Posted by Literary Titan
The Henna Witch is the enthralling account of Ashia’s mission to defeat a SORCERER who is invading dreams. How did this fascinating idea start and change as you wrote?
Dreams have long been a fascination for me, lucid dreams and nightmares in particular, as they exhibit such profound power and imagination. I wrote the book while I was in the recovery stages of my last cancer surgery, in which a 2×2” piece of skull was replaced with a 3D printed part. I was having a lot of lucid dreams, even extracting myself from certain death in one of them, so much so that when I woke I wasn’t sure if I’d actually been close to dying.
Two ideas were at play when I started the book and I made an attempt to merge them. The First is that we can live and even die in dreamlands when we sleep, an intriguing concept that I expanded to collective worlds where the creatures of our dreaming imagination are the souls of others. Surely animals dream as well. How many times have I watched my dog ‘run’, even ‘bark’ in his sleep?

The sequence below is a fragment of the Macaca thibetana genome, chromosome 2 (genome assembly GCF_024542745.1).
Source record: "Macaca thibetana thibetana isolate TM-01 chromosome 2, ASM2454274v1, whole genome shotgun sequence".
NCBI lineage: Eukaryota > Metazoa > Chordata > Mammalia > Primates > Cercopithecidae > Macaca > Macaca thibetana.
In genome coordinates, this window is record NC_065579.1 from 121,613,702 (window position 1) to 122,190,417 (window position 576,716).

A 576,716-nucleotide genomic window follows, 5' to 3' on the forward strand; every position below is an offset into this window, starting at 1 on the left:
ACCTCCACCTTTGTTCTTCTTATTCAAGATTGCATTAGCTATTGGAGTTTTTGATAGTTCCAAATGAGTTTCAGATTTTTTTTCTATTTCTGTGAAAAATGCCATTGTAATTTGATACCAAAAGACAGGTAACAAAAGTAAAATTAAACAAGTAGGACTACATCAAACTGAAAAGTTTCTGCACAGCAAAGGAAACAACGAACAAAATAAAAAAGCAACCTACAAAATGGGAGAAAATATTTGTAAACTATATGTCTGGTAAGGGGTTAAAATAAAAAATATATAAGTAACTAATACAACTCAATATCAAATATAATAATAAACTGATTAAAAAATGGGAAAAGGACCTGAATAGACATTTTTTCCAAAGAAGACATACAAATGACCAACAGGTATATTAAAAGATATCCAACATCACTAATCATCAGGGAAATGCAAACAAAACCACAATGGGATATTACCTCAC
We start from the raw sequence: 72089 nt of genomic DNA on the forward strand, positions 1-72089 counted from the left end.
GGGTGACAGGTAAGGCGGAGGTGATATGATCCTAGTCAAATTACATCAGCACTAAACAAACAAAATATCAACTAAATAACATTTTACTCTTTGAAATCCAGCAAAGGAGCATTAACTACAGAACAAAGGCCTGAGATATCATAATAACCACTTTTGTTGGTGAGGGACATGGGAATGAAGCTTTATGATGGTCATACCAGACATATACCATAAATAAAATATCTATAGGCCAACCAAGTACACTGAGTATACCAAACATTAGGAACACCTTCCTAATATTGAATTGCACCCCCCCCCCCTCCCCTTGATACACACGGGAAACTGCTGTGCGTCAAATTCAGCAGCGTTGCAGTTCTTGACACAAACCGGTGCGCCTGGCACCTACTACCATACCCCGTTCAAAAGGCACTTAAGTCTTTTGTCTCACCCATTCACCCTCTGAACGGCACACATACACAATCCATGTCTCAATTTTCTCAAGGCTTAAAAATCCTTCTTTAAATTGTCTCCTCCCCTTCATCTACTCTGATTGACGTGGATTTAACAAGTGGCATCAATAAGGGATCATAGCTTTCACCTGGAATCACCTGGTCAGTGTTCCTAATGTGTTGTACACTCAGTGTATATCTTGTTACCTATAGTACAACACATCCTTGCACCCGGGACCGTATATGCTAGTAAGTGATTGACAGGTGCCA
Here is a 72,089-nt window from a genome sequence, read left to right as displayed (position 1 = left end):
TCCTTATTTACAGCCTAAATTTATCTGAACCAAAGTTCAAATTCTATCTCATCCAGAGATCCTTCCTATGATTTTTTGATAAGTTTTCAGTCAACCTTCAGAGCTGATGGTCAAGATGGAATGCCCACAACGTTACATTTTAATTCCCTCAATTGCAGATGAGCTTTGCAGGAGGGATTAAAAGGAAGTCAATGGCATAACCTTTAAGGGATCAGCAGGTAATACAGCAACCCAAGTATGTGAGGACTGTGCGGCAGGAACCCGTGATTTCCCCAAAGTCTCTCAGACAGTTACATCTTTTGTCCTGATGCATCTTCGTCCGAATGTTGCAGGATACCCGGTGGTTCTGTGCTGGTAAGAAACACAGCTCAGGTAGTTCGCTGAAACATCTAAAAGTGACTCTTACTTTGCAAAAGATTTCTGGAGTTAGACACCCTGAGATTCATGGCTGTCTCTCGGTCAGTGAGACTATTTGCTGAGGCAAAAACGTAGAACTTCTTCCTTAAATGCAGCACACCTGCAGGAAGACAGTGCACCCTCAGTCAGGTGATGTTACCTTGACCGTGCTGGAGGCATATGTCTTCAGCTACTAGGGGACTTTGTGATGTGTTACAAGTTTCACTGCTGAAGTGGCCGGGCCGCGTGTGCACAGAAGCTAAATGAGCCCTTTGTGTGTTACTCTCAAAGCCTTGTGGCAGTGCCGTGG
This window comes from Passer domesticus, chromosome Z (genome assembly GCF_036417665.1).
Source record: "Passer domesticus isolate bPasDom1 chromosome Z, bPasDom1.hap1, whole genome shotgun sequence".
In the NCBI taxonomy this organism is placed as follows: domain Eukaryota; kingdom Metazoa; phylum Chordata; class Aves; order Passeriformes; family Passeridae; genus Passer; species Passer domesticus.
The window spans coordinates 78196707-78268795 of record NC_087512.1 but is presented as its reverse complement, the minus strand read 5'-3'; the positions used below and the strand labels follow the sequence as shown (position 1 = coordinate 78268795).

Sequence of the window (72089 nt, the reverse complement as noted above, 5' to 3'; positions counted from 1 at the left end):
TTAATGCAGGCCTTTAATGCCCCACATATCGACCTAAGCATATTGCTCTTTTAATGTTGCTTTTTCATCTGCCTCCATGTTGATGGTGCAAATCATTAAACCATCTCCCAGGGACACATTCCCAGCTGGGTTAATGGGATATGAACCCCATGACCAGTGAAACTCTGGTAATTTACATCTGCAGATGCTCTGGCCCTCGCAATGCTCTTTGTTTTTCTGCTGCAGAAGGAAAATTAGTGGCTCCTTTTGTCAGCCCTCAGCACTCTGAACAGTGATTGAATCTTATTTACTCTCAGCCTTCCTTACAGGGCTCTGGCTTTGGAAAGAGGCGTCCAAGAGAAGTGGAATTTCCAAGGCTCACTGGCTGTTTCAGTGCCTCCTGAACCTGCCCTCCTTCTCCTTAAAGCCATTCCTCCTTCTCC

Secondly, on a metaphorical level, bad leadership and greed steal the dreams of the populace. The greed of a few supplanting the dreams of many became the subtext.
Because of the multi-dimensional nature of dreams, it was hard to not take advantage of it and there are quite a few larger than life moments because of it. I’m pretty sure many people have done astonishing and magical things in their dreams, where anything is possible. Ashia and O’la also bring an equally dimensional approach to living in the day to day.
I am entirely indebted to my editor in keeping the transitions between dreams and characters comprehensible and helping me arrange the book. It would be far less of a story without her guidance.
Ashia is an intriguing and well-developed character. What was the inspiration for her character and the obstacles she faces?